According to the head of the Federal Network Agency, if Russia cuts off its gas supplies completely, the German reserves would not last long. Liquid gas from the USA in particular could provide some relief. The failure of an LNG factory in Texas after a fire worries him.
According to estimates by the Federal Network Agency, Germany would not get very far with its current gas reserves. "Should we no longer get Russian gas and experience an averagely warm winter, then the quantities stored at the moment - including our obligations to forward gas to other European countries - will last for maybe one to two months," said agency boss Müller to the newspapers of the Funke media group . However, such figures were based on many uncertainties, he added. The German gas storage facilities are currently a little more than 60 percent full.
Müller emphasized that the European obligations would have to be met even in the event of major bottlenecks. "In a gas emergency, Germany would be obliged to support its neighbors in France, Austria, Poland and the Czech Republic, for example. We have signed European solidarity commitments for this purpose," he said. "The reverse is also true: If we should not have enough gas in Germany to supply our protected customers, we can rely on the solidarity of our neighbors."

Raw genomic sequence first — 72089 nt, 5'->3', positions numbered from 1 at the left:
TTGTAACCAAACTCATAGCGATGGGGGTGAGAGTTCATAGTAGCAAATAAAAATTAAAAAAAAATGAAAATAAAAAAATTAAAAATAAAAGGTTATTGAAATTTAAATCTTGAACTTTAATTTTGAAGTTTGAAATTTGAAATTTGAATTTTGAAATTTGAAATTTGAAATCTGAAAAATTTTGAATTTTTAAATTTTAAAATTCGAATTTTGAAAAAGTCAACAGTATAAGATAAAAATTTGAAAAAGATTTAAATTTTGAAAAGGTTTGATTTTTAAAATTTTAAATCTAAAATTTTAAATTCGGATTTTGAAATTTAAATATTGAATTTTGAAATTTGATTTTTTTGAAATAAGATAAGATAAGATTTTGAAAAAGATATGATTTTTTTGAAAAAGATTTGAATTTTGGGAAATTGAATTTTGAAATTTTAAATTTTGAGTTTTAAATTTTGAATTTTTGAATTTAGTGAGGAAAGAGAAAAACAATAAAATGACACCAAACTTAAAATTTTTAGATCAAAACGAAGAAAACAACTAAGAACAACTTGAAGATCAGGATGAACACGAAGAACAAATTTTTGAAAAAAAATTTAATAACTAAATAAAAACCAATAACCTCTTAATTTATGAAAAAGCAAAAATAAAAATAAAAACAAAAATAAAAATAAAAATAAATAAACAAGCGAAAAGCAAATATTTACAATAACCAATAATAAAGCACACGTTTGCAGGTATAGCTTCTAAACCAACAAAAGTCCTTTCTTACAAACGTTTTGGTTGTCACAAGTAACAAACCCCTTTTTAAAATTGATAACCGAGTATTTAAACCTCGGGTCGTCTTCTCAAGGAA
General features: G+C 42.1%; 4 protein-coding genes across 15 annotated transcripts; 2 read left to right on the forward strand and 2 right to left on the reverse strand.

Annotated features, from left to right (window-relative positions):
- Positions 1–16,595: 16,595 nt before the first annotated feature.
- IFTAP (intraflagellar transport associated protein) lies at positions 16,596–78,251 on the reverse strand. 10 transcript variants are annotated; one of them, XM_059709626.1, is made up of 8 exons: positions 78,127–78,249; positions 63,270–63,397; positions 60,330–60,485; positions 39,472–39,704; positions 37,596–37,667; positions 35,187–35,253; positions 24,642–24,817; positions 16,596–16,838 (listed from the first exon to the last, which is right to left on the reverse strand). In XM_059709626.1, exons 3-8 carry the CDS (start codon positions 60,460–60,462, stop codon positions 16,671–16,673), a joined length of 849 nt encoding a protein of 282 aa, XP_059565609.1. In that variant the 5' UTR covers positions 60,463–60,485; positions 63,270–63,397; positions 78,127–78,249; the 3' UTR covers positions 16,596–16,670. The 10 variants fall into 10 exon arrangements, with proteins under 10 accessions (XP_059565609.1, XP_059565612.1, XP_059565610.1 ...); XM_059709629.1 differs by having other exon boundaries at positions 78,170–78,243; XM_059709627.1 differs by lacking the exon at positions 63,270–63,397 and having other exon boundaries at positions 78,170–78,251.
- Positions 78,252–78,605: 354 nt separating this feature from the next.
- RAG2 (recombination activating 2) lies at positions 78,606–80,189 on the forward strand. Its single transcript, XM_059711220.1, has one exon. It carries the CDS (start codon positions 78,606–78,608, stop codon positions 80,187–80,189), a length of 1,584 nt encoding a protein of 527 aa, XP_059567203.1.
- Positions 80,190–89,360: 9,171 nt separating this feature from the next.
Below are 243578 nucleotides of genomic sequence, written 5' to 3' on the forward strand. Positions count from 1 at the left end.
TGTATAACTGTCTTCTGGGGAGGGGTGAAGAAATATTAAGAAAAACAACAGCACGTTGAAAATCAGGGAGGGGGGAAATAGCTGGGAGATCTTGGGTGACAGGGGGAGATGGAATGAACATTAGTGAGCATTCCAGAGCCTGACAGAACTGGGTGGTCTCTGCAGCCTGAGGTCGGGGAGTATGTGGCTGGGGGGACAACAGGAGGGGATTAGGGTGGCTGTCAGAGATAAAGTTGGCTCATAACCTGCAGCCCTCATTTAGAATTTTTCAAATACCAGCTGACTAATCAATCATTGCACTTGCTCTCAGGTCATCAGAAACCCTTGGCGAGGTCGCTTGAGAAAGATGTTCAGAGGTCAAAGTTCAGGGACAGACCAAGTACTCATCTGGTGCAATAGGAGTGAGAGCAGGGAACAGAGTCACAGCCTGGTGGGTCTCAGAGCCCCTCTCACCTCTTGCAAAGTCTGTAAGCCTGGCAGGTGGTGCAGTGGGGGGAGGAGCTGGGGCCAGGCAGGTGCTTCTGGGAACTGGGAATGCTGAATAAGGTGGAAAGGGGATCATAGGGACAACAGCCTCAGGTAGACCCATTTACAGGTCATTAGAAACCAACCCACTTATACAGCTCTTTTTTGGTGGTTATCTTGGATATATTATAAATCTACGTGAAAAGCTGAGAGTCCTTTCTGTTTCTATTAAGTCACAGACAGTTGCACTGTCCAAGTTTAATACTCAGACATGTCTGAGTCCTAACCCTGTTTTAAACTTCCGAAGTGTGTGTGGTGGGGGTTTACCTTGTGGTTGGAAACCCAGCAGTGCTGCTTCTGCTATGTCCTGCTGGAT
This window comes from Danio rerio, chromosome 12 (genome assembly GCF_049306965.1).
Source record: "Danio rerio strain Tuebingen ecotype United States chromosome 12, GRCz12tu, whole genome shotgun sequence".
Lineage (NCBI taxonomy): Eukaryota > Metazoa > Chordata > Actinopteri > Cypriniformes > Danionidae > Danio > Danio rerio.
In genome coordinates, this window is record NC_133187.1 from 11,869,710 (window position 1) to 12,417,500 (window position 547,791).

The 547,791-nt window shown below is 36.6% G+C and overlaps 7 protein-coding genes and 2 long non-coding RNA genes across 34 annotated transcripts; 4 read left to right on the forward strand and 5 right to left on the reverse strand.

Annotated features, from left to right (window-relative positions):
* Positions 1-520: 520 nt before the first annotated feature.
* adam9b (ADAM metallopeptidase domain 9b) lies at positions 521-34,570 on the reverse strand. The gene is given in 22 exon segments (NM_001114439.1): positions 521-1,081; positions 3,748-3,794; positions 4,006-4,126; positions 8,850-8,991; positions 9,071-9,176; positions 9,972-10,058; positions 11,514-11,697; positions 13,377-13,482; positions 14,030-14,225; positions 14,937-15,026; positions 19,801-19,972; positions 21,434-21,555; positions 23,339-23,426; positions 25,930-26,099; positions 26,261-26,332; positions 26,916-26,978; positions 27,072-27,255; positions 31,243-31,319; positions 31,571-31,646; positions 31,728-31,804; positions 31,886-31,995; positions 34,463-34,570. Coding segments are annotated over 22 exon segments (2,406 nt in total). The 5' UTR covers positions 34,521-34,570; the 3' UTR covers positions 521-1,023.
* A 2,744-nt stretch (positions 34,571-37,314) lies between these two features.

In the short term, Müller sees few alternatives to Russian gas. "Negotiations with countries like Qatar are forward-looking, and shale gas production in Germany has not even been explored," he said. "That's why we're looking at the countries where we can already buy liquid gas today. And that's primarily the USA."
Müller expressed concern about the fire in the liquid gas plant in Freeport, Texas. "The supply restrictions are already having a significant impact on the gas price and appear to be continuing for some time."
The president of the regulatory authority emphasized: "The Federal Network Agency's focus is on the next three to six months. I'm concentrating on the question: will jobs be preserved and living rooms warm in the coming winter?"